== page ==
The conversation has moved to “this is critical. Let’s figure out what to do.”
Technology was the backdrop for many of the economic, social, and business concerns raised during the day-long event, but most of the focus was on the education, training, inclusion, and partnerships. MIT leaders Daniela Rus, Director, MIT Computer Science and Artificial Intelligence Lab (CSAIL), and Erik Brynjolfsson, Director, MIT Initiative on the Digital Economy (IDE), acknowledged the “amazing advances and also the challenges” of the sea change taking place. People are worried about losing jobs to machines with good reason, Brynjolfsson said, requiring us “to embrace technology and speed up our adaptation, because powerful tools” are emerging.
Education was probably the most often cited solution to all types of issues. But what specific type of education — from K-12 digital literacy to retraining and life-learning — and how to administer and pay for it, proved thornier.
Some speakers proposed a wider role for public education, especially community colleges that are increasingly seen as the best place to train and re-train students for new vocations and skills. Rus noted that U.S. community colleges serve more than six million students and are already matching students with skills and with employers such as Google and Amazon.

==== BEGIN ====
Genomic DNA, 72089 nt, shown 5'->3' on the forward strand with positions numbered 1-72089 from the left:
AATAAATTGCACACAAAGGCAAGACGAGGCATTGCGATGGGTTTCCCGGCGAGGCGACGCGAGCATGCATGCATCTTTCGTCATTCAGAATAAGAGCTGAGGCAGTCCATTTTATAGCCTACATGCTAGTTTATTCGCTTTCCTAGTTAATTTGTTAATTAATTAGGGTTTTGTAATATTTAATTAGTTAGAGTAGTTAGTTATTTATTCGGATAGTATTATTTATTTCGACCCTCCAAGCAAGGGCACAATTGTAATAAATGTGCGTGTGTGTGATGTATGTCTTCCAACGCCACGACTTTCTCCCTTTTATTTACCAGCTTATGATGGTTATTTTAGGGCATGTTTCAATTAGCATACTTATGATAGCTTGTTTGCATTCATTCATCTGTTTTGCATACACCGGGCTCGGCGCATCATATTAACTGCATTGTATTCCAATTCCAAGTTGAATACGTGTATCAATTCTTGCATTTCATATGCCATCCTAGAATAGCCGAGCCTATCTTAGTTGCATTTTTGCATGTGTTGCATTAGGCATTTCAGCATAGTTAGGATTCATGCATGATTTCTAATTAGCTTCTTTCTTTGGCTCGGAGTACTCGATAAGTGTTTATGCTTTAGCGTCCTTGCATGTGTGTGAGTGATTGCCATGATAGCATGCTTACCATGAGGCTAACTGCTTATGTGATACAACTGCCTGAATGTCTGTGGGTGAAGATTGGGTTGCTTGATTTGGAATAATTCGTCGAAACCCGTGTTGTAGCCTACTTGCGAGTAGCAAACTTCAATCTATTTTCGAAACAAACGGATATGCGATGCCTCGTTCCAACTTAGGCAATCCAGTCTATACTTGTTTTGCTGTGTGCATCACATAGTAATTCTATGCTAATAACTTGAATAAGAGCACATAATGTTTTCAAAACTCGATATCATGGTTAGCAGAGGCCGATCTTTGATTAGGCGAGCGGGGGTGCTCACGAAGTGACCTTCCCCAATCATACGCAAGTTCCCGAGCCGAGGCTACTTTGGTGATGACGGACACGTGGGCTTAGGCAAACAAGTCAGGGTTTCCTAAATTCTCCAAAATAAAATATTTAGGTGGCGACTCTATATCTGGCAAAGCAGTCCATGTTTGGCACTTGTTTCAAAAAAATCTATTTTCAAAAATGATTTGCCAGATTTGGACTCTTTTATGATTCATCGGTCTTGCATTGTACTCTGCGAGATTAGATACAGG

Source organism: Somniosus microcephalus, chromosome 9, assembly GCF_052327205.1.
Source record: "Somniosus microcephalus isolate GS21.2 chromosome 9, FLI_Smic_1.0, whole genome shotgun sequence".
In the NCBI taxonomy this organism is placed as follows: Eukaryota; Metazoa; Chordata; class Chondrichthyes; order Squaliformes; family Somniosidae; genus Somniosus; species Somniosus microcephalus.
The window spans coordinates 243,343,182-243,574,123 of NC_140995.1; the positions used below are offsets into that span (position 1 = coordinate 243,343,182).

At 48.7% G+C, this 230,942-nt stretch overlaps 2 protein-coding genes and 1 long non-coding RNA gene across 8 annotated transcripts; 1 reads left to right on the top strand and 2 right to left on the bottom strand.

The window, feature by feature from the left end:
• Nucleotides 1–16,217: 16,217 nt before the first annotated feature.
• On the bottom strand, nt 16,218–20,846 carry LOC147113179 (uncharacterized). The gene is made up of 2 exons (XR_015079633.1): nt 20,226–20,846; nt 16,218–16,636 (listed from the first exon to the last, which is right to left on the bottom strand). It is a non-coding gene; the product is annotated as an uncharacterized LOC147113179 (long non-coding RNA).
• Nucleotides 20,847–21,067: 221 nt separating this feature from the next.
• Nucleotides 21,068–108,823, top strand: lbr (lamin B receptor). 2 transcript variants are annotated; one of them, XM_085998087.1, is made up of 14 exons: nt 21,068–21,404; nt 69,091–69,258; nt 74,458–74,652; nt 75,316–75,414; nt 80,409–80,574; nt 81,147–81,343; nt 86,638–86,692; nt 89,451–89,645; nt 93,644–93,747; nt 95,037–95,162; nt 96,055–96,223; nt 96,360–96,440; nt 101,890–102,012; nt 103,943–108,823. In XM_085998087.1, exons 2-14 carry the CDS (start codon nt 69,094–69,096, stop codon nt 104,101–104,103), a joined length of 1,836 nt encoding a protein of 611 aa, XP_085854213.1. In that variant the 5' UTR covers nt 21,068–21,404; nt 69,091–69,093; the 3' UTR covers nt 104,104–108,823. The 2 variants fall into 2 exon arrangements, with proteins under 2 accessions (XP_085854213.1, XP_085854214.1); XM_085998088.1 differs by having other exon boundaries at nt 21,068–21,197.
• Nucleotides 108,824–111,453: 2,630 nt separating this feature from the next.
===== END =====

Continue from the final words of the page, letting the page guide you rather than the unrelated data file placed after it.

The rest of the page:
But those in the field, including Annette Parker, President, South Central College, in Minnesota, say junior colleges remain woefully underfunded. She said that while community colleges can train a wide range of people at all stages of life as well as those who want to transfer to four-year colleges, they also serve at-risk populations, and those with food and clothing insecurities. “We address diverse needs,” she said, “and we put students on a career path early on,” but there’s a constant need for additional funds and resources.
To Suzi LeVine, Commissioner, Washington State Employment Security Department, apprenticeships are a key to creating a pipeline of entry-level workers who learn job-appropriate skills. Apprenticeships for students right out of high school can help fill the estimated 740,000 entry-level jobs anticipated in her state in the next five years as well as millions more around the country, LeVine believes. In particular, she wants to follow the Swiss model where businesses invest in training future talent. “Our focus is on transition; how can we help people before they get to a crisis point? The Swiss apprentice model is flexible, she said, “it doesn’t define you for life, it prepares you for life.”